The story of how we launched New Zealand’s largest website that no one ever heard of.
This story begins back in mid-2013. Apple had just released the iPhone5, Miley Cyrus was swinging on her wrecking ball, and the internet was awash with cats. It was a simpler time… I had a good job, a house, and my fiance and I were looking forward to our future together as we planned our wedding for the following year.
Naturally, life threw a rather fast curveball…
Within a month I’d been made redundant and I’d snapped my achillies tendon. I suddenly found myself in a position with no immediate income, a mortgage to pay, a wedding to plan, and, with limited mobility for the next four months, a tough ask to find a new job.
In hindsight, however, I quickly realised that this situation was more of an opportunity than a setback. I was always keen on the idea of running my own business, and the effective opportunity costs of starting one up were now zero. There was nothing to hold me back.
Fortuitously enough, a friend of a friend happened to be working on a business concept with which he needed some help. His theory was pretty simple. You create content and then distribute it through large Facebook pages. You then monetise this content through the sale of programmatic advertising, which was a new emerging technology at the time.
It was a fascinating idea, and we spent a few hours mapping out the practicalities of how such a model could work. We produced several hockey stick graphs describing “projected future growth” (of course!), many assumptions, and a healthy dose of scepticism. Almost to humor him (and myself) I suggested we test this theory out to see if we could validate some of the assumptions we were making.
We developed a rudimentary website, created some uncomplicated content, placed some ads on it, tested our assumptions, and within two weeks our MVP was proving to us that we might be on to something.
Within two months we had a live website, generating a small but scale-able bottom line profit, and a firm idea of how we might turn this into a proper business.
It was at this point that we made a deal with each other. The deal was that if we were in a position to pay ourselves a salary equivalent to that of my old job by the end of February 2014, then we would take this on full time. We set a launch date of January 1, 2014, for our new and improved website, EMGN.com, and got to work.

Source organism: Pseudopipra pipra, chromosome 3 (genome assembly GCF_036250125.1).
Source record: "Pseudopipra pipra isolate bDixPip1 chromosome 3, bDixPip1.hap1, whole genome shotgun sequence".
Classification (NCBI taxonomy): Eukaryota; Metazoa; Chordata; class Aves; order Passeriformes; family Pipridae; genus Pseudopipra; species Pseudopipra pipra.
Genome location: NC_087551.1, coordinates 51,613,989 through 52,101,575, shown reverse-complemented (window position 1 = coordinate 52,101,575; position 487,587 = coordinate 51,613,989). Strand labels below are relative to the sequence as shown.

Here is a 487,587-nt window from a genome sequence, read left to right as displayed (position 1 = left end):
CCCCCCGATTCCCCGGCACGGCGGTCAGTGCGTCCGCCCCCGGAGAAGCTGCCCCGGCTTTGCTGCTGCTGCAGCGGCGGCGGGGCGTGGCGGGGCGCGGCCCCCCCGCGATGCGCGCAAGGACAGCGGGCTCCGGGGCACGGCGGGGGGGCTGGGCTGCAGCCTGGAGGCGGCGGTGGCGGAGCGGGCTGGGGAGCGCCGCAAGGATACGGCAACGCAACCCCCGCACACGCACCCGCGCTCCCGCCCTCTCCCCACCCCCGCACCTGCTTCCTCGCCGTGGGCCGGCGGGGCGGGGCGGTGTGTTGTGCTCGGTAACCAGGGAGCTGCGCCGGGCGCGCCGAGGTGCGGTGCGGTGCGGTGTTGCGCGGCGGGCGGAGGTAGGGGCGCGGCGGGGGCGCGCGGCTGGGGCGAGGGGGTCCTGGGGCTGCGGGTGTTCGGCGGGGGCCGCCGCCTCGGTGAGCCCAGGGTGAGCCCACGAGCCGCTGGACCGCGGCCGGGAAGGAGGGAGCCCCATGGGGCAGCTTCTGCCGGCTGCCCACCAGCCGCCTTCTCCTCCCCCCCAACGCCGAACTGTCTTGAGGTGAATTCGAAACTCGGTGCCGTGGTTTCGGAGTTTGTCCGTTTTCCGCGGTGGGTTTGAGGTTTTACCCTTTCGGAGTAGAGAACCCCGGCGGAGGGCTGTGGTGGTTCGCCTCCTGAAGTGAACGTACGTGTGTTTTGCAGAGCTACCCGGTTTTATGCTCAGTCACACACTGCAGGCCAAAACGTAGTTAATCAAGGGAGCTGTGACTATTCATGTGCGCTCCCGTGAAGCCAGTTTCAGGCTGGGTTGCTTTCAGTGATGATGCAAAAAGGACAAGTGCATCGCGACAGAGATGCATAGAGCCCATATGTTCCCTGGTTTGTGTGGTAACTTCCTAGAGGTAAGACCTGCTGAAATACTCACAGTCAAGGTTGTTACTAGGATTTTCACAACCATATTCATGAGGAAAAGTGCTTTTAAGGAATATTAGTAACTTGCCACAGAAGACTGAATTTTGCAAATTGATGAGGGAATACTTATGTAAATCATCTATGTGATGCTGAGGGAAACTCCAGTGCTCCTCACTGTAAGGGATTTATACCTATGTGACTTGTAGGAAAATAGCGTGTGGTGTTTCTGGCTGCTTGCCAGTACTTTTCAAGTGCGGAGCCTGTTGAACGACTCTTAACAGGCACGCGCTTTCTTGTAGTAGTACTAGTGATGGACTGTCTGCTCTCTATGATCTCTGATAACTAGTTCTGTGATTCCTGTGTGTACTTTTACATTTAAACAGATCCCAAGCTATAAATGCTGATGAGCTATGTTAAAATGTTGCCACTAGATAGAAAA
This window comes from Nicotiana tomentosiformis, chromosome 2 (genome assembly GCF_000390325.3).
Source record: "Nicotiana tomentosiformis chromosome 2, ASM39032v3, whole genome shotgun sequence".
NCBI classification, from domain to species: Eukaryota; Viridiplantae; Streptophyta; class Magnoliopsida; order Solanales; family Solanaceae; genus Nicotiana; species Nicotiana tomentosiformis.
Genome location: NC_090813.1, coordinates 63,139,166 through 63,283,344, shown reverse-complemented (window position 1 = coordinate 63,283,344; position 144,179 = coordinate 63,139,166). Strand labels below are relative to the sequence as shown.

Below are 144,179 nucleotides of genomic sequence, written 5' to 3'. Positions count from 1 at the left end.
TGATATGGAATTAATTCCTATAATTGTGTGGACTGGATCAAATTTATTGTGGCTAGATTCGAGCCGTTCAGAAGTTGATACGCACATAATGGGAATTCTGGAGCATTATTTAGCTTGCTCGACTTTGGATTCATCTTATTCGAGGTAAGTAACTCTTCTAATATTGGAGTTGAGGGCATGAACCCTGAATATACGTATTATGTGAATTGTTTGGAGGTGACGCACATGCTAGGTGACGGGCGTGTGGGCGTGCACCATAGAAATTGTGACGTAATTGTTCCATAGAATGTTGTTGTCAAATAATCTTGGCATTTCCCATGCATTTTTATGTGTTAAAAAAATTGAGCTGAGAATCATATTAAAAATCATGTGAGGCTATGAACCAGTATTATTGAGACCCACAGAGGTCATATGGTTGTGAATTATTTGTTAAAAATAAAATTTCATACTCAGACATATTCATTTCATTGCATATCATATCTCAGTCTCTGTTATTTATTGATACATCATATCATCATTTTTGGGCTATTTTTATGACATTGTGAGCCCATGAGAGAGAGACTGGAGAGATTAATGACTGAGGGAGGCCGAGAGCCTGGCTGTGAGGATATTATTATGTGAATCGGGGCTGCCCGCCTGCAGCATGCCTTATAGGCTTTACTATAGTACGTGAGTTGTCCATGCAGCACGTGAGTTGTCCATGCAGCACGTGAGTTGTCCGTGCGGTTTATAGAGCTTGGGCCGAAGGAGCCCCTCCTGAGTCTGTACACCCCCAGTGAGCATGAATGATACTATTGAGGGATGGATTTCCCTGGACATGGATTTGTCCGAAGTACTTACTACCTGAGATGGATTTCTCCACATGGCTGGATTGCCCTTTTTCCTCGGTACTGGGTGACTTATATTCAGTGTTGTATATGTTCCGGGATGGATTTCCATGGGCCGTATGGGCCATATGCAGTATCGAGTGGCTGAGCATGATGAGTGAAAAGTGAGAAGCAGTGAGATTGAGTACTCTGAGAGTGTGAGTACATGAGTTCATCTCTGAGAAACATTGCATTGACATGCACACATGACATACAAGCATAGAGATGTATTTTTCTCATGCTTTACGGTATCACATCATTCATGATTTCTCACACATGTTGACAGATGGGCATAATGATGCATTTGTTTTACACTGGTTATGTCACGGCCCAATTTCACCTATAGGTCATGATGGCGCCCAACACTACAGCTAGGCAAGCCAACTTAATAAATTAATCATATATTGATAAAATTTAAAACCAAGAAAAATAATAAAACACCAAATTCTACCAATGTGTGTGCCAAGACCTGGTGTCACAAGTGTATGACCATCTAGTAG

Our mission was to provide a mental vacation for our audience wherever and whenever they needed it. EMGN.com content would often become some of the most shared content on the internet.
To cut a long story short, we proved most of our assumptions to be correct, and we were well and truly full time by the end of February. Our mission was to provide a metal vacation for our audience wherever and whenever they needed it. EMGN.com content would often become some of the most shared content on the internet. Within a year EMGN.com was consistently attracting 1 million unique visits and serving upward of 63 million ad impressions per day. By mid-2015 EMGN.com entered the Alexa.com global top 500 websites and the US top 10 mobile websites.
We did so many things counter to conventional startup wisdom and because of this EMGN.com grew into a unicorn of a business. We enjoyed three years of self-funded growth, having achieved profitability and positive cash flow on day one. We were then able to successfully exit at what ended up being the right time.
The journey we took with EMGN.com was life-changing, yet it’s something that I have rarely discussed, until now. I have taken the time to tell our story with the anticipation that others can get something out of it. In there very least it isn’t a story you hear too often and, hopefully, I’ve demonstrated the value that can come from doing things slightly differently.
About the author — Aidan Kenealy
My mission is to help those with high growth businesses realise their vision for success. I draw from the unique lessons learned growing EMGN to help founders and CEOs get the best out of what their businesses can be.
If you would like to discuss how I can help you and your business — please reach out via LinkedIn or email email@example.com